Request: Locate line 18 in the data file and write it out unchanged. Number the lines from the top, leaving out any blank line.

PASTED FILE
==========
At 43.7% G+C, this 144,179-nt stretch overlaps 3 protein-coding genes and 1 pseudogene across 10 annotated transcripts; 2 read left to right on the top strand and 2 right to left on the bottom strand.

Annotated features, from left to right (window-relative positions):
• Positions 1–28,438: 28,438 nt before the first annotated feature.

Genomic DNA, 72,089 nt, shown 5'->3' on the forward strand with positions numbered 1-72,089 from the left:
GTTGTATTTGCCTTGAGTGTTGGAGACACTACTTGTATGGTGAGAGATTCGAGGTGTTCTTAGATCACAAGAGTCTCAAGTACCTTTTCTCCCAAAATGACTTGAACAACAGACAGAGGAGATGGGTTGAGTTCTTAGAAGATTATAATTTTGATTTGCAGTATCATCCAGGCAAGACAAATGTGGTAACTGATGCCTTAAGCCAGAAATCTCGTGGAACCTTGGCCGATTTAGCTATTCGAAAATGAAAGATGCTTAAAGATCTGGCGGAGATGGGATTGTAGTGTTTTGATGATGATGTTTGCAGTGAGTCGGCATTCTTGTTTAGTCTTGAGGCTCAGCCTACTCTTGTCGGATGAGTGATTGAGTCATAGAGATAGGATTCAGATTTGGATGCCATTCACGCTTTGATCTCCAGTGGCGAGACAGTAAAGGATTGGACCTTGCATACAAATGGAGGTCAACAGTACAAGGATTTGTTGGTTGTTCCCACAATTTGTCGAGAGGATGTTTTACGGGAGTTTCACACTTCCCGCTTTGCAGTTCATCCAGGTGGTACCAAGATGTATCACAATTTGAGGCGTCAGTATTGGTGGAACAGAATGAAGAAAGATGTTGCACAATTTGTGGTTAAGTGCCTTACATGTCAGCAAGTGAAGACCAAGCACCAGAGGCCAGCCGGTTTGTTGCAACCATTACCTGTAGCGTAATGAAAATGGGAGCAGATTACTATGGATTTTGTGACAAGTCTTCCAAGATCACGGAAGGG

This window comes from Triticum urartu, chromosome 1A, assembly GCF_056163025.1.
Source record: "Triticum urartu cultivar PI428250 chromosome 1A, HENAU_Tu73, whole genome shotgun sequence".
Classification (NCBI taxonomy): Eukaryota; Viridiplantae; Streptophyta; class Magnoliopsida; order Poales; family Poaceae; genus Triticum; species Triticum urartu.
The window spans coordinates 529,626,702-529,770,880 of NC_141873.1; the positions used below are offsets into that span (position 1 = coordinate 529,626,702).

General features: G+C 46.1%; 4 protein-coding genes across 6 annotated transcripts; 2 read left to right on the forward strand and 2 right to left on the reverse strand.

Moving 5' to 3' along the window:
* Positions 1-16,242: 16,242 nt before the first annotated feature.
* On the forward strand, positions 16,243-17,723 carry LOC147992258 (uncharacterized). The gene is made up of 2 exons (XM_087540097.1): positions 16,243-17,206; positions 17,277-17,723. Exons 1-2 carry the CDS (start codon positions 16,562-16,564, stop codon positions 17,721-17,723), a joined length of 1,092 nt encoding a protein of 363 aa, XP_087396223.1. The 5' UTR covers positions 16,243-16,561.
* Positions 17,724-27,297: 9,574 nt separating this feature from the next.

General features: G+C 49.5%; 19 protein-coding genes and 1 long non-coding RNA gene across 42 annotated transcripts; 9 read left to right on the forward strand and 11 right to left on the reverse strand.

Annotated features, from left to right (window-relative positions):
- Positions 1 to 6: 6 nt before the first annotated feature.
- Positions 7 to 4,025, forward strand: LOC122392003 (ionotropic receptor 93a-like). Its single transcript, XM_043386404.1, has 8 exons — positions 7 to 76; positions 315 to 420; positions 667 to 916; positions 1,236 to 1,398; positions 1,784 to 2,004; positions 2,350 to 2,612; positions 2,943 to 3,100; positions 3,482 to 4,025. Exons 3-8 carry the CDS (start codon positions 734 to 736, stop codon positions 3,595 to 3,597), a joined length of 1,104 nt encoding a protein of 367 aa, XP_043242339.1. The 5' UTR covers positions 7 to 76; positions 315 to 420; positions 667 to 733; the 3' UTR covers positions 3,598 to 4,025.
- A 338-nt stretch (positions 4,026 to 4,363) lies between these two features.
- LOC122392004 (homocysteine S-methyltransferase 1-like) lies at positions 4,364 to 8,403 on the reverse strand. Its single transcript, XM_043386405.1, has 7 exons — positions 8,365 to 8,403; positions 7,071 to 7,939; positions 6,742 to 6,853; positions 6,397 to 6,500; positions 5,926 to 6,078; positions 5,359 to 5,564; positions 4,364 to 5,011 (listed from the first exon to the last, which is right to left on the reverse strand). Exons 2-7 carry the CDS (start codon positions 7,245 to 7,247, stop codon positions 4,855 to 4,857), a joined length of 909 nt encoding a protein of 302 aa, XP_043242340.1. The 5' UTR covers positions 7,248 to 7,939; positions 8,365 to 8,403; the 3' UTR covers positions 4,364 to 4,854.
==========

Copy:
- Positions 7 to 4,025, forward strand: LOC122392003 (ionotropic receptor 93a-like). Its single transcript, XM_043386404.1, has 8 exons — positions 7 to 76; positions 315 to 420; positions 667 to 916; positions 1,236 to 1,398; positions 1,784 to 2,004; positions 2,350 to 2,612; positions 2,943 to 3,100; positions 3,482 to 4,025. Exons 3-8 carry the CDS (start codon positions 734 to 736, stop codon positions 3,595 to 3,597), a joined length of 1,104 nt encoding a protein of 367 aa, XP_043242339.1. The 5' UTR covers positions 7 to 76; positions 315 to 420; positions 667 to 733; the 3' UTR covers positions 3,598 to 4,025.